Transferring data between two devices is often a time consuming mess. Cables, unreliable Bluetooth connections, and significant patience are all part of our collective suffering.
Fortunately, an alternative exists in the form of Wi-Fi Direct. Developed by the Wi-Fi Alliance, Wi-Fi Direct promises to deliver the speed of a traditional Wi-Fi network. Two devices are able to communicate directly, without the need of an internet connection.
Of course, no new technology is without downsides. According to research presented at Black Hat Europe 2017, Wi-Fi Direct may be compromising our security. In doing so, it unwittingly grants hackers an easy way into our digital lives—all in the pursuit of convenience.
How exactly does Wi-Fi direct make us vulnerable, and what can we do about it?
What Is Wi-Fi Direct?
Bluetooth has been around since 1994, and it was once considered the easiest, fastest solution for wireless file transfer. However, it wasn’t the best: speeds were slow and reliability was poor.
Although we associate Wi-Fi with the internet, it is actually a way to create a local wireless network. It just so happens that most of the time the Wi-Fi Access Point (AP) is connected to the internet. Wi-Fi Direct is not constrained by an internet connection. Instead it allows two devices to set up a peer-to-peer (P2P) Wi-Fi network, without the need for a wireless router.
Wi-Fi Direct doesn’t need a wireless access point
Wi-Fi Direct devices can connect to each other without having to go through an access point, that is to say you don’t need to use your router.
This is because Wi-Fi Direct devices establish their own ad-hoc networks as and when required, letting you see which devices are available and choose which one you want to connect to.
If you think that sounds very like Bluetooth, that’s because it is… only a lot faster.
Wi-Fi Direct is an official standard
It comes via the Wi-Fi Alliance, the global industry association in charge of certifying Wi-Fi kit. This means that you can be sure that any Wi-Fi Direct enabled technology has been set to work with all the others without the need for special hardware.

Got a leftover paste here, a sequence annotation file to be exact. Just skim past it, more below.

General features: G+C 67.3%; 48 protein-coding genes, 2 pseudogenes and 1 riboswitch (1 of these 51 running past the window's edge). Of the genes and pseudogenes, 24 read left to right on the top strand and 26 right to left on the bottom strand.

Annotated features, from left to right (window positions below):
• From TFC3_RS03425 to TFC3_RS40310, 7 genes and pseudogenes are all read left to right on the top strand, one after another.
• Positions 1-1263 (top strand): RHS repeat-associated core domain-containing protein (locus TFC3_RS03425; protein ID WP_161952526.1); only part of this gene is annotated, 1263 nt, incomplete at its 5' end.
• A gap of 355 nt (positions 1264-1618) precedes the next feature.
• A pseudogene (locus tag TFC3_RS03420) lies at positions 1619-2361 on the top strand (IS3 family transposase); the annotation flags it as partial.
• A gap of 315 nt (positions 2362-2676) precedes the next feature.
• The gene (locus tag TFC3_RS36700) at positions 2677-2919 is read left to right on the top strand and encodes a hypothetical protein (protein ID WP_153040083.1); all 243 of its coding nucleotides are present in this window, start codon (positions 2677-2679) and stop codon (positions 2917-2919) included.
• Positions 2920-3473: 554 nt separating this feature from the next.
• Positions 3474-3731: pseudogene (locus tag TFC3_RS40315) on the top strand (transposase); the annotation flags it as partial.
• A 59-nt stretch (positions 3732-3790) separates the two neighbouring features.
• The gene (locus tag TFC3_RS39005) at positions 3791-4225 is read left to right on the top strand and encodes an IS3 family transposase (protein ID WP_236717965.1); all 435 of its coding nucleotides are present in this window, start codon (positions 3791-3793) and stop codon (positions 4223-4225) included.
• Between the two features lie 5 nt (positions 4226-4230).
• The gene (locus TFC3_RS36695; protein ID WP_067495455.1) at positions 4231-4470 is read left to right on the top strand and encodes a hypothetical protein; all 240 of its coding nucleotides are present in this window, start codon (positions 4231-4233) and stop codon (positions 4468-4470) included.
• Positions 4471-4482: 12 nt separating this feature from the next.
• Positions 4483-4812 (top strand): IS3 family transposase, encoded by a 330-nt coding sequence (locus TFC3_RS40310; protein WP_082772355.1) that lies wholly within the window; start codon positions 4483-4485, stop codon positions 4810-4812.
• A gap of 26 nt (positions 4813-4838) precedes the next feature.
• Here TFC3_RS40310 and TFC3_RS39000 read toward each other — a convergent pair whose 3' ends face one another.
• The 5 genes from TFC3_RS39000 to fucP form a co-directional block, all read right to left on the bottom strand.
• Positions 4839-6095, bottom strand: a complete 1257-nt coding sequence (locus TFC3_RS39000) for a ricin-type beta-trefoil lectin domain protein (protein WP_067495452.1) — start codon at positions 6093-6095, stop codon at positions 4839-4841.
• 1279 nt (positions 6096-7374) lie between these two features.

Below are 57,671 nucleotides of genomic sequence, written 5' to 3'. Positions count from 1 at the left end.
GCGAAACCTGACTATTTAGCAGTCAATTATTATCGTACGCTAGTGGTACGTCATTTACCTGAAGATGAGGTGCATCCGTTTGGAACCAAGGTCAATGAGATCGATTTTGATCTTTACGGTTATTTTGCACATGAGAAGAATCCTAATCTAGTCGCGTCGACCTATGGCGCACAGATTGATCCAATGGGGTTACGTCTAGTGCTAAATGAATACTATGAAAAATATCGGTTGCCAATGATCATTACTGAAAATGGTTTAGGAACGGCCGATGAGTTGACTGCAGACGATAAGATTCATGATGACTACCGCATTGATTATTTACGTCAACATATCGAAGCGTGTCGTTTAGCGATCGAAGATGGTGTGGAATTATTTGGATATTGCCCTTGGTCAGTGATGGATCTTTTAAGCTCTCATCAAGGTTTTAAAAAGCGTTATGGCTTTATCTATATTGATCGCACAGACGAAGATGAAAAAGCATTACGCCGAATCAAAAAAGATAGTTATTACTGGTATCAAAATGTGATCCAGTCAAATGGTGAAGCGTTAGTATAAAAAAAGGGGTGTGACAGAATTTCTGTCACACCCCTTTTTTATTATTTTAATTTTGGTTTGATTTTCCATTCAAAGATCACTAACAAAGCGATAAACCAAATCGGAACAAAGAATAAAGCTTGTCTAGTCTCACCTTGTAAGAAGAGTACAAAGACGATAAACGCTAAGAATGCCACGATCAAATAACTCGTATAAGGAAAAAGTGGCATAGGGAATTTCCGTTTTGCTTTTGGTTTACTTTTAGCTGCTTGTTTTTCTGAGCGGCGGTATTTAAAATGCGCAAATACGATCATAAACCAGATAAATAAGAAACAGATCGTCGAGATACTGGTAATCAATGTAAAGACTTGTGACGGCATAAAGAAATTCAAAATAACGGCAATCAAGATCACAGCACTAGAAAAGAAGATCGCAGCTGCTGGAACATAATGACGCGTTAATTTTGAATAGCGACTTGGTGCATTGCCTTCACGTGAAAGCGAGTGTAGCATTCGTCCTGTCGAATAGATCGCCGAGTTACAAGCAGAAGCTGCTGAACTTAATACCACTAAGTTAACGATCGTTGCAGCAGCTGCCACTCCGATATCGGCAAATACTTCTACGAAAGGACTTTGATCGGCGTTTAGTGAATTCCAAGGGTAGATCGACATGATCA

Wi-Fi Direct is Wi-Fi without the internet bit
The idea behind Wi-Fi Direct is that simple tasks need simple connections. Lets sat you want to print from your laptop or smartphone to a wireless printer, share images with someone sat across the room, or even send your holiday video from your phone to your TV.
None of these things require an active internet connection, or an internet connection at all, but they do need to connect – to the printer, or to the other person’s hardware, or to the TV. With Wi-Fi Direct, that bit’s easy.
Wi-Fi Direct uses Wi-Fi Protected Setup
Much like you have password protection on your home network, you don’t want any Thomas, Richard or Henry to be able to connect to your stuff. You won’t want to see what the neighbours are beaming to their TV on your TV nor do you want them being able to use your printer.
In order to prevent this, Wi-Fi Direct uses Wi-Fi Protected Setup [PDF] and WPA2 to prevent unauthorised connections thus keeping your communications private.
Pairing devices can be done in multiple ways; physical buttons – “press the button on gadget X and then the same one on gadget Y”, with PIN codes, QR Codes or even NFC.
Wi-Fi Direct knows what’s nearby
Wi-Fi Direct includes two potentially useful things: Wi-Fi Direct Device Discovery and Service Discovery. Devices won’t just know there are devices available; if developers have enabled it, your device will know what kind of devices are nearby and what’s on offer.
This means that if you’re trying to display an image, you’ll only see devices that you can beam images to; if you want to print, you’ll only see devices that are or that are connected to printers.
Crucially this can happen before you connect, so you don’t waste any time trying to connect so something that doesn’t do what you want it to do.
Wi-Fi Direct uses the same silicon
Manufacturers don’t need to add extra radios to their kit: the idea is to have Wi-Fi Direct as part of the standard Wi-Fi radio. It’s backwards compatible too, so you don’t need to throw out your old Wi-Fi-enabled kit.